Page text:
The device enables one-to-one and one-to-many voice communication services via GSM/GPRS networks, allowing customers to speak instantaneously to groups or selected individuals by way of a button located on the side of the handset.
Nokia has been chosen by the major Australian telecommunications companies to supply the push-to-talk over cellular (PoC) handsets, using the Nokia 5140 that was unveiled in New York last November.
The device is reportedly being tested by both Telstra and Optus, who both expect to unveil a PTT service by mid 2004.
Optus says the service has great potential, particularly for small business customers, as it enables multi-receiver transmissions.
"Because of its instantaneous nature and the ability to talk from one to many we think there will be great value for small business customers," said an Optus spokesperson, adding an example of its use could be at a construction site where a worker can communicate with their entire team simultaneously, regardless of location.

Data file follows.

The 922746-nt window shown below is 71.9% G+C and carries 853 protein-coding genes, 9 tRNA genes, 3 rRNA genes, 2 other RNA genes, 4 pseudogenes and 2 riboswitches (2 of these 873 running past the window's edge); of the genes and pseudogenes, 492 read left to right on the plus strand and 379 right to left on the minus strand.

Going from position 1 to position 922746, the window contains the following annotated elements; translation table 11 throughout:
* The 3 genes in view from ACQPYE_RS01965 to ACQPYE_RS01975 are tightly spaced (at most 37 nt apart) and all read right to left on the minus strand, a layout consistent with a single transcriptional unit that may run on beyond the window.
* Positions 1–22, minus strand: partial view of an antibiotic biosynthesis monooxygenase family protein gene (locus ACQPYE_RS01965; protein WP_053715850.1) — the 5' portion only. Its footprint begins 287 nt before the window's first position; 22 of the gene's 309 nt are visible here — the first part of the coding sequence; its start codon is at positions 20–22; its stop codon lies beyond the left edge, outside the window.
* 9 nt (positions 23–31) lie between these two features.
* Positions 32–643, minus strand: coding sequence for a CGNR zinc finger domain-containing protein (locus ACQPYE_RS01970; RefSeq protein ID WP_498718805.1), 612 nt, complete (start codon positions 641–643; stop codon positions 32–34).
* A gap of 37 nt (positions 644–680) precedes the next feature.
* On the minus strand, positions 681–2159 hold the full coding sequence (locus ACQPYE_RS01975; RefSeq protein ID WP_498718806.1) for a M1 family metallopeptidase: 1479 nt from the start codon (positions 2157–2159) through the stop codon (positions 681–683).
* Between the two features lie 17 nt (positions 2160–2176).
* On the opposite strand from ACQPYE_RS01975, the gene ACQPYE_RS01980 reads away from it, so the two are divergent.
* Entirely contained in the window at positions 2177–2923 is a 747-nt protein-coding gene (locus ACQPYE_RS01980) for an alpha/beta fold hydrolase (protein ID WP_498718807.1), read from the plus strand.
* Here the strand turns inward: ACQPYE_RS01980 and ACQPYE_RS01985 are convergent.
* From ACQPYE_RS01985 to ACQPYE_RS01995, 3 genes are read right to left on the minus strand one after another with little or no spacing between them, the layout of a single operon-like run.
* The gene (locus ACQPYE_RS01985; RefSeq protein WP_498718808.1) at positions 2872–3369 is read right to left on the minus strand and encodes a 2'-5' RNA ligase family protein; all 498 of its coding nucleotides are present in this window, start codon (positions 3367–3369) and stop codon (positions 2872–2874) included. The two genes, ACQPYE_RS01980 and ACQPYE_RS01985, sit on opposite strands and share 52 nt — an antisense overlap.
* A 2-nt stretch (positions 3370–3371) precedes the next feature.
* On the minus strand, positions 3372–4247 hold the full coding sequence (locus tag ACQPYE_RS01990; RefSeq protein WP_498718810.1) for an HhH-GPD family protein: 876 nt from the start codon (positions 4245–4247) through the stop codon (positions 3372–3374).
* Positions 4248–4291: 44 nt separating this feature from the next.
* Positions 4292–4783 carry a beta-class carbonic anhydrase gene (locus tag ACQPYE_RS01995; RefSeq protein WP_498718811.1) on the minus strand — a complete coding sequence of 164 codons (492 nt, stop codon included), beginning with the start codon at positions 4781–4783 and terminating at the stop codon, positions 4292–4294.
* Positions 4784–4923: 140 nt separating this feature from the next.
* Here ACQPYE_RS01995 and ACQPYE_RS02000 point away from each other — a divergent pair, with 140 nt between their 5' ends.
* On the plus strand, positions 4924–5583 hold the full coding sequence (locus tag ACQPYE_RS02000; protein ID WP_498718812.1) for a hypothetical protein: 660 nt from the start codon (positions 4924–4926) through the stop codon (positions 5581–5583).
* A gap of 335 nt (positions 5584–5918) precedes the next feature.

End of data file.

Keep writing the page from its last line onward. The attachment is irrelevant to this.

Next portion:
Warren Chaisatien, IDC Australia's senior analyst for mobile and wireless solutions, describes the new mobile service as a "refreshing oasis" that will revitalise the portfolio of Australian wireless carriers.
He predicts the technology could be the "killer app" mobile operators have been searching for to help staunch their sliding ARPU (average revenue per user) and address turnover issues. Chaisatien further explained that as PTT was a 'packetised' voice application service, it would complement the other IP-based solutions employed by Australian service providers.
IDC says that PTT services should be offered as an add-on service to regular mobile phone plans at an unlimited basis. However, Optus refused to disclose any information on pricing schemes. The sports-inspired Nokia handset includes features such as a digital compass, Fitness Coach application and built-in VGA camera. Nokia say that from 2005 onwards the push-to-talk function will become available for all Nokia GPRS/WCDMA phones.